Some years ago, as a Planned Giving Officer at the University of Manitoba, I had the privilege of meeting a special lady I’ll call Mrs. B. Over lunches and afternoon tea, Mrs. B. shared stories about her childhood in former Yugoslavia, resistance work during World War II, career as a chemical engineer and travels with her beloved husband. Our planned giving team members were blessed to have a close relationship with her for several years.
Mrs. B. passed away in 2012 at the age of 74. Her death hurt. We missed her terribly.
Sadly, to receive a planned gift you must first experience a loss, and the more robust your program becomes, the more you will experience this loss. Because we develop deep and meaningful relationships with our donors, it’s natural to grieve when we lose them.
So how do we manage? Here are a few things I’ve learned over the years—which start while our special people are still with us.
It’s common to regret the things you didn’t say or do for a loved one when that person dies. It’s the same for those donors to whom we are close.
We like to say that we thank planned giving donors during their lifetimes because we can’t thank them when they die. So thank them sincerely. Make sure they know you’ll take care of their legacies. Update them on your organization and news in your field. Visit. Stay for a second cup of tea. Wish them happy birthday.
When I moved to my role at The Winnipeg Foundation in 2015, I found that our role as a community foundation positioned us to learn about a lot of wonderful community activities and initiatives. We can personalize our donor stewardship by sharing news with donors that really piques their interest.
Taking care of your donors during their lifetimes goes a long way towards comforting you when they are gone.
Nothing honours your donor more than taking care of their cherished legacy. Showing the donor’s family how the donor made a difference and that his or her wishes were met will comfort you.
Not only that, there may be areas in which you can be of assistance. The family may want to talk at the funeral about their loved one’s involvement with your organization, or have mourners make donations to your organization in lieu of sending the family flowers. It’s much easier if you already have a rapport with the family, and you’ll feel better when you can genuinely tell the family how much you cared about their loved one.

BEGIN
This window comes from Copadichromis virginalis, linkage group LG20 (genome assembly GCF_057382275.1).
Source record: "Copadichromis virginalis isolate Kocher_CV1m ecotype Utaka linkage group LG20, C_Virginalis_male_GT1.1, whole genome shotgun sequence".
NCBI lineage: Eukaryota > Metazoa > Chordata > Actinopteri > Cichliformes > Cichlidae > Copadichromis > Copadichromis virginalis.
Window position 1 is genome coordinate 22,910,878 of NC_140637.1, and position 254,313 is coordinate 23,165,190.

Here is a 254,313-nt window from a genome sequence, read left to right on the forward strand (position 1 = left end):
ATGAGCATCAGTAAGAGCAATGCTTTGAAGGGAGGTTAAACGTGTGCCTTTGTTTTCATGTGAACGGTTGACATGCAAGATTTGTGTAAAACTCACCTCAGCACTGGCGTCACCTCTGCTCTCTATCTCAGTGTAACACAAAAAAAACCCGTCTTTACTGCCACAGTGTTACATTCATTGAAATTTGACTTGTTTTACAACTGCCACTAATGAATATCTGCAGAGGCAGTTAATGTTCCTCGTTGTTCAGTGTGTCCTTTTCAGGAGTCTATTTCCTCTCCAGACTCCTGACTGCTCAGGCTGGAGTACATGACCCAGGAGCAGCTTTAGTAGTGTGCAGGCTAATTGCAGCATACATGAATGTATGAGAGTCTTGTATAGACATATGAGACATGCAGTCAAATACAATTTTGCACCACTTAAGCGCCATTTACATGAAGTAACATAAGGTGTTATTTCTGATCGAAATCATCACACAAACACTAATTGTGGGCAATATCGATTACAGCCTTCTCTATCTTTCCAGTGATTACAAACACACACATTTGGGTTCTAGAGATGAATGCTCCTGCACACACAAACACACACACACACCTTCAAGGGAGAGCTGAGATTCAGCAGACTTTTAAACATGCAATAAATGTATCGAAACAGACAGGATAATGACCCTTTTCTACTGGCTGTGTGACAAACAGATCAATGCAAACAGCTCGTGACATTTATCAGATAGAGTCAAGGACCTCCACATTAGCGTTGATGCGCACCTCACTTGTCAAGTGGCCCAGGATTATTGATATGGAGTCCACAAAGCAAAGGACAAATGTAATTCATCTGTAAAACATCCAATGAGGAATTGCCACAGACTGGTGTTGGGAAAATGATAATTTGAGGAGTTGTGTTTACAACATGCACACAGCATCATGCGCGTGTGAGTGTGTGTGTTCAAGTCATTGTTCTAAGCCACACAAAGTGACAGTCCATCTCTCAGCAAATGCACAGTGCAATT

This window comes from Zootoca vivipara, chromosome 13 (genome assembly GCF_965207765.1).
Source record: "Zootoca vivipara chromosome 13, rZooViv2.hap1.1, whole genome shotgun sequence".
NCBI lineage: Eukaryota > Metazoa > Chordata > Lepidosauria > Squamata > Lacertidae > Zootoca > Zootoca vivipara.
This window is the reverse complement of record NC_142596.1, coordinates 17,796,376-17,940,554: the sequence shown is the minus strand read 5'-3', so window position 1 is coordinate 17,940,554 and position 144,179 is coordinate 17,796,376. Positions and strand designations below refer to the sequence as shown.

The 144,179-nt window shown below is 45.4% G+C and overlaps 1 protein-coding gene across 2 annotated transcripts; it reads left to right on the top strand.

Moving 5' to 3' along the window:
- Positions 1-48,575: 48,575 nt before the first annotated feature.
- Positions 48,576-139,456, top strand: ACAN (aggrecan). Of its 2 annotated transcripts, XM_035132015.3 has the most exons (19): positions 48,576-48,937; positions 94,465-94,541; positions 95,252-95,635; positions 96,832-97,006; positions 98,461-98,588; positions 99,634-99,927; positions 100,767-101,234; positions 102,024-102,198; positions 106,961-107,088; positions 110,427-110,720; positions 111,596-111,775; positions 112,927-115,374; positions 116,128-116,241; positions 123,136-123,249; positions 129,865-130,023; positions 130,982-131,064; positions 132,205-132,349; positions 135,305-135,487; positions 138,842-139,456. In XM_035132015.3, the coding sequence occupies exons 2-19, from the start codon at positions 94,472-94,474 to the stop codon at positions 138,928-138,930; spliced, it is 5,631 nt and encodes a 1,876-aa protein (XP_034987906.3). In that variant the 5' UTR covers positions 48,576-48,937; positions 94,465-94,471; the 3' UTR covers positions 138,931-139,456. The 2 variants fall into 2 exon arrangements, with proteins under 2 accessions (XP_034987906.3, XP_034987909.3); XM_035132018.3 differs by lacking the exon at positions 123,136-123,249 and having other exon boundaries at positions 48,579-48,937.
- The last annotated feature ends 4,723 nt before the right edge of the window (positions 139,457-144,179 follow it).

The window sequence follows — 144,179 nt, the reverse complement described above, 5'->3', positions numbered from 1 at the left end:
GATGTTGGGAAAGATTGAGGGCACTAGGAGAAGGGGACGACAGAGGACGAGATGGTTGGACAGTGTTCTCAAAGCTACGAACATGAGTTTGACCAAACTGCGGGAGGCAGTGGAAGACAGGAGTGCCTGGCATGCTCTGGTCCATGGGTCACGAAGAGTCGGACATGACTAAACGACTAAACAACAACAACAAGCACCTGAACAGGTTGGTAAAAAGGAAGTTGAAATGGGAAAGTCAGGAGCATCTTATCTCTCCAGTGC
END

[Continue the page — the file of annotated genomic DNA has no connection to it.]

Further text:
Death is part of life and grief is part of death. Acknowledge your sadness. Feel your pain. Just because your relationship with a donor had a professional foundation doesn’t mean you can’t mourn that donor as a person about whom you cared.
On that note, extend the courtesy to other staff members who have said goodbye to a donor. Don’t just concentrate on the development officers. Your receptionists and assistants will get to know donors as well, and some of them may feel sad after a loss, too.
When Mrs. B. died, the people who knew her gathered for coffee one afternoon. We told stories, recalled her advice and acknowledged our own sadness.
From then forward, we did the same when we lost others. It was our way of helping ourselves and recognizing that donors were more to us than just supporters of our organization.
Just one reminder—even though the person is gone, continue to honour their privacy wishes. Don’t share stories or personal details with anyone or in any circumstance that would have made the donor uncomfortable while alive.
Mrs. B. left her entire estate to the university to fund stem cell research. When the first portion of her substantial bequest arrived, we agreed that we would rather have her with us instead of the gift. The money didn’t seem to matter at that time.
But it did matter. Mrs. B. thought carefully about what to accomplish with her legacy gift. Her gift was made with assets it took a lifetime to accumulate. She trusted the university to steward her legacy.
When your donors pass away, it might fall to you to advocate for them. Your organization might want to use a bequest for something other than what the donor instructed (yes, this happens even when the legal Will specifically states the use of the gift). There may be no one else to recognize the donor or report to the family how the gift made a difference.
It’s not just our responsibility to make sure the gift is used as the donor intended—it’s a comfort. You can rest easy knowing that you put your donor’s legacy in action as you were instructed.
Mrs. B. is gone but her legacy is in place today. We still think of her and the difference she continues to make.
Kathryne Cardwell, B.A., CFRE joined The Winnipeg Foundation in 2015 as Gift Planning Associate. She enjoys her role immensely because of her love for her home city of Winnipeg, her amazing colleagues, and her passion for helping philanthropic individuals create meaningful legacies.